University of Hertfordshire

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Original languageEnglish
Number of pages22
JournalOMEGA - Journal of Death and Dying
Early online date11 Apr 2021
DOIs
Publication statusE-pub ahead of print - 11 Apr 2021

Abstract

The Covid-19 crisis led to an increase in the ‘total pain’ of many terminally ill patients who faced a reduction in support, due to the temporary closure of front-line palliative day therapy services. A hospice volunteer, I instigated an online day therapy programme for patients previously attending face-to-face day therapy. Participant feedback revealed the importance of providing a space for ongoing peer support for participants’ changing sense of identity, an issue for time-limited day therapy programmes. An exploration of key concepts associated with palliative care established the multiple connections between such changing identity and arts-based approaches to living well. This article charts how I used this understanding to develop an alternative, online arts-based support programme, Live well, die well. It explores the links between ongoing mutual support, arts-based activity and the reactions to a shifting identity in patients with a life-limiting illness.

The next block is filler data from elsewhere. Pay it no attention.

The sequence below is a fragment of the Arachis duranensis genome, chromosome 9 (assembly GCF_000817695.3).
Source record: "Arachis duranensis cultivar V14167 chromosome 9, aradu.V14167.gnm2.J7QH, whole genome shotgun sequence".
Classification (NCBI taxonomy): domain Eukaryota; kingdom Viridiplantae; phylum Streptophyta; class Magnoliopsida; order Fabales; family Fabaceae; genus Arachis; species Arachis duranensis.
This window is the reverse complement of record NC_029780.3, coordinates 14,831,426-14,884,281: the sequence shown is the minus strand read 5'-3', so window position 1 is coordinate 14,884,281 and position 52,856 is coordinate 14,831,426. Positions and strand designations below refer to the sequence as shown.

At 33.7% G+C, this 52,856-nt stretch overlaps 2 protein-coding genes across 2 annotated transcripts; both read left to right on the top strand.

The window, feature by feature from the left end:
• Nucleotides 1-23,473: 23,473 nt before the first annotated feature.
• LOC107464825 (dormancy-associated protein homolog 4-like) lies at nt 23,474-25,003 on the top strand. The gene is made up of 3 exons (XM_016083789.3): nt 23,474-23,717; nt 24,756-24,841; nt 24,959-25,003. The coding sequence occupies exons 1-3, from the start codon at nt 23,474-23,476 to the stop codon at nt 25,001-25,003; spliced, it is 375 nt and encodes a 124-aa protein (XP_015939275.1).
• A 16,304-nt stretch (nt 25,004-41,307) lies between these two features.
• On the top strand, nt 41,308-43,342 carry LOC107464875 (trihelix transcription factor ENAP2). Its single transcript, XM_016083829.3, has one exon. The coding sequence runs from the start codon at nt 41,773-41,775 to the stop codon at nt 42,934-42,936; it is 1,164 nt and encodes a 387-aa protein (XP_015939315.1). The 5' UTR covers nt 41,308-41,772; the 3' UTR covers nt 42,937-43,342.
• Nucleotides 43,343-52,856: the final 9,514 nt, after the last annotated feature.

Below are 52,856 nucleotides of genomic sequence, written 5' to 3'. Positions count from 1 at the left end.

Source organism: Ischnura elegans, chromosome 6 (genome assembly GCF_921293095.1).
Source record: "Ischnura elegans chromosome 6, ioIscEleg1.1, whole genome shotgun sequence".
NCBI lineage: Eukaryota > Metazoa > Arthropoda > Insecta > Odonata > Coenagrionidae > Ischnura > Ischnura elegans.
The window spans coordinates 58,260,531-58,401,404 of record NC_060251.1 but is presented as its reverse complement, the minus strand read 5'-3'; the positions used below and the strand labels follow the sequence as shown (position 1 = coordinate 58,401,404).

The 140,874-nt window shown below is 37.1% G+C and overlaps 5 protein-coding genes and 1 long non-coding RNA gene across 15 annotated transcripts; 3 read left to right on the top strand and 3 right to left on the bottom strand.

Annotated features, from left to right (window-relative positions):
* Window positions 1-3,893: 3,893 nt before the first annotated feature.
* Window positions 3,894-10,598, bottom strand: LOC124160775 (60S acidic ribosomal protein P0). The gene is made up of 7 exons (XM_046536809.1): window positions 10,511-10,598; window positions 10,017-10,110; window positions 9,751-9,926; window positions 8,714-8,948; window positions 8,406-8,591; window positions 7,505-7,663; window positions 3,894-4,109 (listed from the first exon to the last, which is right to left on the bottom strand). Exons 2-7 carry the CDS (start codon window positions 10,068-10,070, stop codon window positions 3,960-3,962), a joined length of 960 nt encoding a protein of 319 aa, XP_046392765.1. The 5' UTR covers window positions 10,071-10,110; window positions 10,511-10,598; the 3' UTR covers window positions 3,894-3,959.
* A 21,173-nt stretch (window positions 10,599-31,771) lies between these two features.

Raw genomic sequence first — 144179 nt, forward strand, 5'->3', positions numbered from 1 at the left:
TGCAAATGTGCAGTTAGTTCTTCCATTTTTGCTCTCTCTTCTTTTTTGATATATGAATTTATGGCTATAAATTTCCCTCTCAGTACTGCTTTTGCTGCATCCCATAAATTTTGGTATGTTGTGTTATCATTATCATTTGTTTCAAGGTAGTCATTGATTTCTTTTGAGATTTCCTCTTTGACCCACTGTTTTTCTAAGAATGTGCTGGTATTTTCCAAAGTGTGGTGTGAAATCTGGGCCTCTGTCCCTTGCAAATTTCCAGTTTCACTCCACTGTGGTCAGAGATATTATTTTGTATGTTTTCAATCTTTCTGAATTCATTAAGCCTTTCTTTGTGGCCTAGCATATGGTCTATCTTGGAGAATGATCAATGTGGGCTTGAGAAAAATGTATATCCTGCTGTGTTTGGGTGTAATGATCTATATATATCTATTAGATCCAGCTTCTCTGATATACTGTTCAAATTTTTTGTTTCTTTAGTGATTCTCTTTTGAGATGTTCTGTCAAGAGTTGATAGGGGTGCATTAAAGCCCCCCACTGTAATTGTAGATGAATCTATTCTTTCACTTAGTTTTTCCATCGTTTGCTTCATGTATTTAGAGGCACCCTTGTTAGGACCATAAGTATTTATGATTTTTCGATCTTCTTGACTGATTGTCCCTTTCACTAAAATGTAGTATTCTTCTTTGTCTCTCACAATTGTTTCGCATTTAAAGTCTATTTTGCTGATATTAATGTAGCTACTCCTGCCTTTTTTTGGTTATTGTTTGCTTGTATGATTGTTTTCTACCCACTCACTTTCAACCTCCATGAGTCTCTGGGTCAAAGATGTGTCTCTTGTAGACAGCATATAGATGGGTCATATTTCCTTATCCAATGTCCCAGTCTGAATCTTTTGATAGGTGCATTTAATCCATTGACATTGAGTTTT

Notes

© The Author(s) 2021. This article is distributed under the terms of the Creative Commons Attribution-Non Commercial 4.0 License (https://creativecommons.org/licenses/by-nc/4.0/)

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